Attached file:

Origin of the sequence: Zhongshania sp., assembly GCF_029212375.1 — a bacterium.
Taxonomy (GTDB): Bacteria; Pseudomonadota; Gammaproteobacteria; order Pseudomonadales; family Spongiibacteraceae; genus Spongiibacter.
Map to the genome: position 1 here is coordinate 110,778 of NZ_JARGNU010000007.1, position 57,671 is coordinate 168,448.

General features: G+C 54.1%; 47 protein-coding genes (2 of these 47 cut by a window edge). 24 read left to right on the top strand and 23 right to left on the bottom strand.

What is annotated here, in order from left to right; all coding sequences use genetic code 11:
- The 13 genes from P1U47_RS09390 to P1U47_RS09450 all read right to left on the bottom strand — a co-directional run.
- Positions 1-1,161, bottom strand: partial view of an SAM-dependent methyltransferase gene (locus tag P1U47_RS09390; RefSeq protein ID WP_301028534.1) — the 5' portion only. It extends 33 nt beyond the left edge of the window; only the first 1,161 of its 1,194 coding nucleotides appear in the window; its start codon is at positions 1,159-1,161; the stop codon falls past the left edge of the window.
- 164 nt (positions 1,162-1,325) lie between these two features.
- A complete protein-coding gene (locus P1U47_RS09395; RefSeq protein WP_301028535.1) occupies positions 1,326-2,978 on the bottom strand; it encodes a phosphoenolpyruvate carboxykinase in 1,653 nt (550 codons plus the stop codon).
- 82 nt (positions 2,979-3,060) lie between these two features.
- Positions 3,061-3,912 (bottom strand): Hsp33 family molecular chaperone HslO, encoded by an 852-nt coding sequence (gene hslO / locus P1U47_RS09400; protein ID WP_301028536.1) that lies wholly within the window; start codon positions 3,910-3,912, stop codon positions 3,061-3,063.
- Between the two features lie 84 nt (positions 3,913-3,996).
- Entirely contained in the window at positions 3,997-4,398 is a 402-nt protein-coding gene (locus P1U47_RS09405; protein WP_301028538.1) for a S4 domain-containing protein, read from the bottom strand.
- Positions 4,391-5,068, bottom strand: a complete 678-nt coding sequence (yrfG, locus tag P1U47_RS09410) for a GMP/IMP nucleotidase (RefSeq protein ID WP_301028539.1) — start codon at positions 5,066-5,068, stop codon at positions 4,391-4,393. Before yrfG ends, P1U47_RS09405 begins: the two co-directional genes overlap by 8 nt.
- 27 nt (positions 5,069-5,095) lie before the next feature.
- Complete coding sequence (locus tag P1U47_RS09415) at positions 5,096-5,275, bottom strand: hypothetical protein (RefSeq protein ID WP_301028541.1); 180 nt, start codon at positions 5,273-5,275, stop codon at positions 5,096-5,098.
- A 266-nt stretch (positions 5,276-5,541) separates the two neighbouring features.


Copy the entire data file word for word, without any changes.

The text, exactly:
Origin of the sequence: Zhongshania sp., assembly GCF_029212375.1 — a bacterium.
Taxonomy (GTDB): Bacteria; Pseudomonadota; Gammaproteobacteria; order Pseudomonadales; family Spongiibacteraceae; genus Spongiibacter.
Map to the genome: position 1 here is coordinate 110,778 of NZ_JARGNU010000007.1, position 57,671 is coordinate 168,448.

General features: G+C 54.1%; 47 protein-coding genes (2 of these 47 cut by a window edge). 24 read left to right on the top strand and 23 right to left on the bottom strand.

What is annotated here, in order from left to right; all coding sequences use genetic code 11:
- The 13 genes from P1U47_RS09390 to P1U47_RS09450 all read right to left on the bottom strand — a co-directional run.
- Positions 1-1,161, bottom strand: partial view of an SAM-dependent methyltransferase gene (locus tag P1U47_RS09390; RefSeq protein ID WP_301028534.1) — the 5' portion only. It extends 33 nt beyond the left edge of the window; only the first 1,161 of its 1,194 coding nucleotides appear in the window; its start codon is at positions 1,159-1,161; the stop codon falls past the left edge of the window.
- 164 nt (positions 1,162-1,325) lie between these two features.
- A complete protein-coding gene (locus P1U47_RS09395; RefSeq protein WP_301028535.1) occupies positions 1,326-2,978 on the bottom strand; it encodes a phosphoenolpyruvate carboxykinase in 1,653 nt (550 codons plus the stop codon).
- 82 nt (positions 2,979-3,060) lie between these two features.
- Positions 3,061-3,912 (bottom strand): Hsp33 family molecular chaperone HslO, encoded by an 852-nt coding sequence (gene hslO / locus P1U47_RS09400; protein ID WP_301028536.1) that lies wholly within the window; start codon positions 3,910-3,912, stop codon positions 3,061-3,063.
- Between the two features lie 84 nt (positions 3,913-3,996).
- Entirely contained in the window at positions 3,997-4,398 is a 402-nt protein-coding gene (locus P1U47_RS09405; protein WP_301028538.1) for a S4 domain-containing protein, read from the bottom strand.
- Positions 4,391-5,068, bottom strand: a complete 678-nt coding sequence (yrfG, locus tag P1U47_RS09410) for a GMP/IMP nucleotidase (RefSeq protein ID WP_301028539.1) — start codon at positions 5,066-5,068, stop codon at positions 4,391-4,393. Before yrfG ends, P1U47_RS09405 begins: the two co-directional genes overlap by 8 nt.
- 27 nt (positions 5,069-5,095) lie before the next feature.
- Complete coding sequence (locus tag P1U47_RS09415) at positions 5,096-5,275, bottom strand: hypothetical protein (RefSeq protein ID WP_301028541.1); 180 nt, start codon at positions 5,273-5,275, stop codon at positions 5,096-5,098.
- A 266-nt stretch (positions 5,276-5,541) separates the two neighbouring features.